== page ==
Are video games art? If you had asked me the question 5 years ago I would have pointed you in the direction of The Orange Box. It included three games all made using the same engine, all made by the same developer, but with wildly different art styles. The developer commentary (particularly that with Team Fortress 2) suggested that this was no fluke and Valve really knew what they were doing. Later they released Left 4 Dead and, again, despite the same engine and same developers it was very different to the three games in The Orange Box. The developer commentary in the game talked about art direction and how colour and light was used to direct the player where they wanted them to go without adding noticeable boundaries. Back then I would have said that Valve were at the top of their game and that they alone could prove that video games could be art. Each of their games, from the (two very different) post apocalyptic worlds of Half-Life and Left 4 Dead to the clean clinical lines of Portal and the cell shaded alternate 60s of Team Fortress 2, each of them tells a story through the visuals alone, each of the characters can be understood before they even speak just by looking at them. I would have argued that not only can video games be art with these games as my sole evidence, but that Valve had a better understanding of art direction than nearly any (current) Hollywood film director.
Then it all went wrong.
I first noticed the problem when the hats started arriving in Team Fortress 2. The original developer commentary for Team Fortress 2 talked a lot about silhouetting, the idea that each character should be identifiable from just their silhouette to add in gameplay, it also talked about how the visuals of each character needed to show what that character does. Unlike in other class based shooters where everyone uses pretty much the same model and the only real difference is the weapons they carry (granted some might give the medic a red cross on his arm) Team Fortress 2 was designed so you knew what each class was about just by looking at them. The introduction of hats distracted from that.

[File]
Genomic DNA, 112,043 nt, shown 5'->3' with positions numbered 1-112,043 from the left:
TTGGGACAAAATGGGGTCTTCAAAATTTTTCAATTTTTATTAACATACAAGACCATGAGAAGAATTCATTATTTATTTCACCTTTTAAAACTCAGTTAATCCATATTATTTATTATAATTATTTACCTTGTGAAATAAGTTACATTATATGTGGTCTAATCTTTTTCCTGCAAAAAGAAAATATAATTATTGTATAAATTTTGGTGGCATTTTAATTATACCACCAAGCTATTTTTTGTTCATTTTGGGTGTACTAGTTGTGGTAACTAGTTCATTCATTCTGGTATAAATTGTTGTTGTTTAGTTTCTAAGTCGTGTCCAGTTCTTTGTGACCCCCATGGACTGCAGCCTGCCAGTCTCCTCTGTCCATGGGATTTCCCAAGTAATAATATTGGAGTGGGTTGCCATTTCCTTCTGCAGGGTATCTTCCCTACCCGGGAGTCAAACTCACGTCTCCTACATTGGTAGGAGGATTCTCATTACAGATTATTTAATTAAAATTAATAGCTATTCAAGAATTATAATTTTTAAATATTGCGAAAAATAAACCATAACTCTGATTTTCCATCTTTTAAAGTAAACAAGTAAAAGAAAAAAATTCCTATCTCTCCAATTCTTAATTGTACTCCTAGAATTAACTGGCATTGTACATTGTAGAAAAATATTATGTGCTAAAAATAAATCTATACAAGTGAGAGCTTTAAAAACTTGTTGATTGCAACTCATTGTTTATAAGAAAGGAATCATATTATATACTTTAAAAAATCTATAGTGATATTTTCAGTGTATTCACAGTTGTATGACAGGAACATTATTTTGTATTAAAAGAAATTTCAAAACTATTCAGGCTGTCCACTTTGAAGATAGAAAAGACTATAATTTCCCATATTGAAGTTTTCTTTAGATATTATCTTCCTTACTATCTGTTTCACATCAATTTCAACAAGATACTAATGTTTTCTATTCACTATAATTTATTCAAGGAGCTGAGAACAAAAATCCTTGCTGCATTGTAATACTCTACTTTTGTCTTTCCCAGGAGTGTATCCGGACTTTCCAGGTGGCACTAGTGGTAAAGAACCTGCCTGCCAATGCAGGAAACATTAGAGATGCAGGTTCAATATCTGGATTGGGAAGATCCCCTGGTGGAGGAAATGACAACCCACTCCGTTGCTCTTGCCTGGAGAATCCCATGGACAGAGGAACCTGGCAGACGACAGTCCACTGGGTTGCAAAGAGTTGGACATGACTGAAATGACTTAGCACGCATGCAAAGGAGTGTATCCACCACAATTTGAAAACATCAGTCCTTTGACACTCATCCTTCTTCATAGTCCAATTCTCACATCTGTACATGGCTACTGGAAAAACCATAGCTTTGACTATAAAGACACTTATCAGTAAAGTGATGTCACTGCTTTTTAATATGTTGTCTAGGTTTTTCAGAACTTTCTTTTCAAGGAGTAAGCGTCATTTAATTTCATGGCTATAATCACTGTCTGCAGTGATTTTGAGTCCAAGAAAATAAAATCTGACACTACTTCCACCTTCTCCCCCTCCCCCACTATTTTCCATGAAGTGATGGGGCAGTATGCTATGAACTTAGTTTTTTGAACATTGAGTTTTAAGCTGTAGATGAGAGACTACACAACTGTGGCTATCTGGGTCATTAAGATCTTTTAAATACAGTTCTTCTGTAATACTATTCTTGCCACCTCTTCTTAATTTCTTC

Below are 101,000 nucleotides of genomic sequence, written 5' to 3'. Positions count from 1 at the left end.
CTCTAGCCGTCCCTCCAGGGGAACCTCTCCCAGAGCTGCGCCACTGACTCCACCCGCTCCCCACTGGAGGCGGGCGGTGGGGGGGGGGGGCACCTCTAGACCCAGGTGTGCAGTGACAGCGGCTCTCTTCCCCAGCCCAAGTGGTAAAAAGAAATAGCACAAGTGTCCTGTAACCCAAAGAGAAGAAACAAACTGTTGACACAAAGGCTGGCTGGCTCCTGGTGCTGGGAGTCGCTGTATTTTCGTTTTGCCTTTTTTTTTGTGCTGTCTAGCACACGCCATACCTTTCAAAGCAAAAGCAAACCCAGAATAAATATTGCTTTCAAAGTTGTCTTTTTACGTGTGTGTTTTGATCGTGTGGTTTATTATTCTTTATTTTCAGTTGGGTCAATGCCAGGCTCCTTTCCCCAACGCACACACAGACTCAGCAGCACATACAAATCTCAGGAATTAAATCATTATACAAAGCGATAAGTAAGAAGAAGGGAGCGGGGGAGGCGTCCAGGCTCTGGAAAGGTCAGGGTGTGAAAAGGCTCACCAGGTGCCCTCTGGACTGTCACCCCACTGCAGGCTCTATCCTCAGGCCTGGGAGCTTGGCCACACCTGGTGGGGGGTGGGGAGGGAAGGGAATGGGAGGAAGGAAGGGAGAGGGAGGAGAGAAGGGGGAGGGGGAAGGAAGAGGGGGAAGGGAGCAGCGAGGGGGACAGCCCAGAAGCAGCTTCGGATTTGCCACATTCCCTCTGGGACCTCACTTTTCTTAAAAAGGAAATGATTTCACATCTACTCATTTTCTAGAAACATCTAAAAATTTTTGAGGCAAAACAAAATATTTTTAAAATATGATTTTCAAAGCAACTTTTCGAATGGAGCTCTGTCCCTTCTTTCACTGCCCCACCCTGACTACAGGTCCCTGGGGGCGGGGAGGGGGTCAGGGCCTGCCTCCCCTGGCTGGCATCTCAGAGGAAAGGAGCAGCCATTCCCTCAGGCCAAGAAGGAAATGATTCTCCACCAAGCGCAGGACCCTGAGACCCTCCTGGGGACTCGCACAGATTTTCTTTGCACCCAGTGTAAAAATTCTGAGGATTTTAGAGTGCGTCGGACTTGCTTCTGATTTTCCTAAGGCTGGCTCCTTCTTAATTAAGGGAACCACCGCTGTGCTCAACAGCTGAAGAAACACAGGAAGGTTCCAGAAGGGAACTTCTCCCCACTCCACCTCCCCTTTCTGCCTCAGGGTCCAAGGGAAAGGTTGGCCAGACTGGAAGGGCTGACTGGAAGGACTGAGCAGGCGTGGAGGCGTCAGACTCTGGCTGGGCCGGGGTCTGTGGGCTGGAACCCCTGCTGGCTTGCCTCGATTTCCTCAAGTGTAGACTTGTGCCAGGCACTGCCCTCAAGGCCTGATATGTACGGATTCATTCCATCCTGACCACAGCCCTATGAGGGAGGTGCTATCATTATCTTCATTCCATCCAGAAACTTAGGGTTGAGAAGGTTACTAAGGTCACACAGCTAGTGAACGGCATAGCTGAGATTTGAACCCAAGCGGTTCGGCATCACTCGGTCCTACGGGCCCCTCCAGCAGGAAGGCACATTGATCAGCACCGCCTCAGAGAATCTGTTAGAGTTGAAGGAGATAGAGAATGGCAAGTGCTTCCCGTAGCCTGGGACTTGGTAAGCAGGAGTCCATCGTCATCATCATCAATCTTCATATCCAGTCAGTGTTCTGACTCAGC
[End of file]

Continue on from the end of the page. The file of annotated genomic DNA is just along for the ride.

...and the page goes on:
Some people will say that the hats don’t change anything, that the classes are still the same basic shape and easily identifiable. Perhaps, but it does stop you identifying what that class is supposed to do. Take the Heavy for example, as this is one of the first places they went wrong. We know the character, a stereotypical eastern bloc big guy, we know from our knowledge of tropes that this chap will be slow but “hard, like iron” and with a liking for huge guns. Then Valve gave him the option of wearing an American football helmet. Not only is an American Football helmet not suited to combat, making it ridiculously at odds with the art direction of the rest of the game, but what is the stereotype of an American football player? It sure isn’t the same as that of a large eastern bloc mercenary and I doubt they have the same fondness for oversized weaponry.
As more and more hats were added, each more at odds with the theme of the game than the last, most of what I loved about the game was taken away. Yes Team Fortress was always cartoony and always quirky, but it had direction and was never stupid, it always made sense if only within its own internal logic. These days that has been lost and in its place we have a bloated mess, a joke covering what used to be beautiful art, a moustache on the Mona Lisa.